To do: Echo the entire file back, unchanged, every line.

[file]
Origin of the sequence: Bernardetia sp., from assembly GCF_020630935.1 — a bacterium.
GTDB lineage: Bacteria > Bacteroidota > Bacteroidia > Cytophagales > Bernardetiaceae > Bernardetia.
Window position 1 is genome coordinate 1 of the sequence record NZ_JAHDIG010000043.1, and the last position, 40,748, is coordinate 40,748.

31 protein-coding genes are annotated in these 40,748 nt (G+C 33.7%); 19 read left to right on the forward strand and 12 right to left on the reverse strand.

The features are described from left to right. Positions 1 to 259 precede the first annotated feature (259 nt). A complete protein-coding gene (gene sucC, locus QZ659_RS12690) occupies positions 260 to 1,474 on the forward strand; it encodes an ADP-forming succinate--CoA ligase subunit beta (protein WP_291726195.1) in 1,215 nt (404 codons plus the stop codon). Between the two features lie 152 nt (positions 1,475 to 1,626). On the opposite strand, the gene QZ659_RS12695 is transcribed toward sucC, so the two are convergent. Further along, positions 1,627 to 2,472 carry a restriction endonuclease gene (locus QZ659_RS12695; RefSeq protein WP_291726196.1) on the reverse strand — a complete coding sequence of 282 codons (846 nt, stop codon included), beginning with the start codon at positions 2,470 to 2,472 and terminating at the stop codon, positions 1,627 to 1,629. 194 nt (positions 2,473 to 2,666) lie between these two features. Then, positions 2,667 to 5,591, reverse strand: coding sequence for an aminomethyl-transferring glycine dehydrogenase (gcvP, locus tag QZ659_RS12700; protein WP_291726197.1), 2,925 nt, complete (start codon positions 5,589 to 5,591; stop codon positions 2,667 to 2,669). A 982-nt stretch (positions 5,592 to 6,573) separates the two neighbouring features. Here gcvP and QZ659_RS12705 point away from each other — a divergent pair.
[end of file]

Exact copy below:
Origin of the sequence: Bernardetia sp., from assembly GCF_020630935.1 — a bacterium.
GTDB lineage: Bacteria > Bacteroidota > Bacteroidia > Cytophagales > Bernardetiaceae > Bernardetia.
Window position 1 is genome coordinate 1 of the sequence record NZ_JAHDIG010000043.1, and the last position, 40,748, is coordinate 40,748.

31 protein-coding genes are annotated in these 40,748 nt (G+C 33.7%); 19 read left to right on the forward strand and 12 right to left on the reverse strand.

The features are described from left to right. Positions 1 to 259 precede the first annotated feature (259 nt). A complete protein-coding gene (gene sucC, locus QZ659_RS12690) occupies positions 260 to 1,474 on the forward strand; it encodes an ADP-forming succinate--CoA ligase subunit beta (protein WP_291726195.1) in 1,215 nt (404 codons plus the stop codon). Between the two features lie 152 nt (positions 1,475 to 1,626). On the opposite strand, the gene QZ659_RS12695 is transcribed toward sucC, so the two are convergent. Further along, positions 1,627 to 2,472 carry a restriction endonuclease gene (locus QZ659_RS12695; RefSeq protein WP_291726196.1) on the reverse strand — a complete coding sequence of 282 codons (846 nt, stop codon included), beginning with the start codon at positions 2,470 to 2,472 and terminating at the stop codon, positions 1,627 to 1,629. 194 nt (positions 2,473 to 2,666) lie between these two features. Then, positions 2,667 to 5,591, reverse strand: coding sequence for an aminomethyl-transferring glycine dehydrogenase (gcvP, locus tag QZ659_RS12700; protein WP_291726197.1), 2,925 nt, complete (start codon positions 5,589 to 5,591; stop codon positions 2,667 to 2,669). A 982-nt stretch (positions 5,592 to 6,573) separates the two neighbouring features. Here gcvP and QZ659_RS12705 point away from each other — a divergent pair.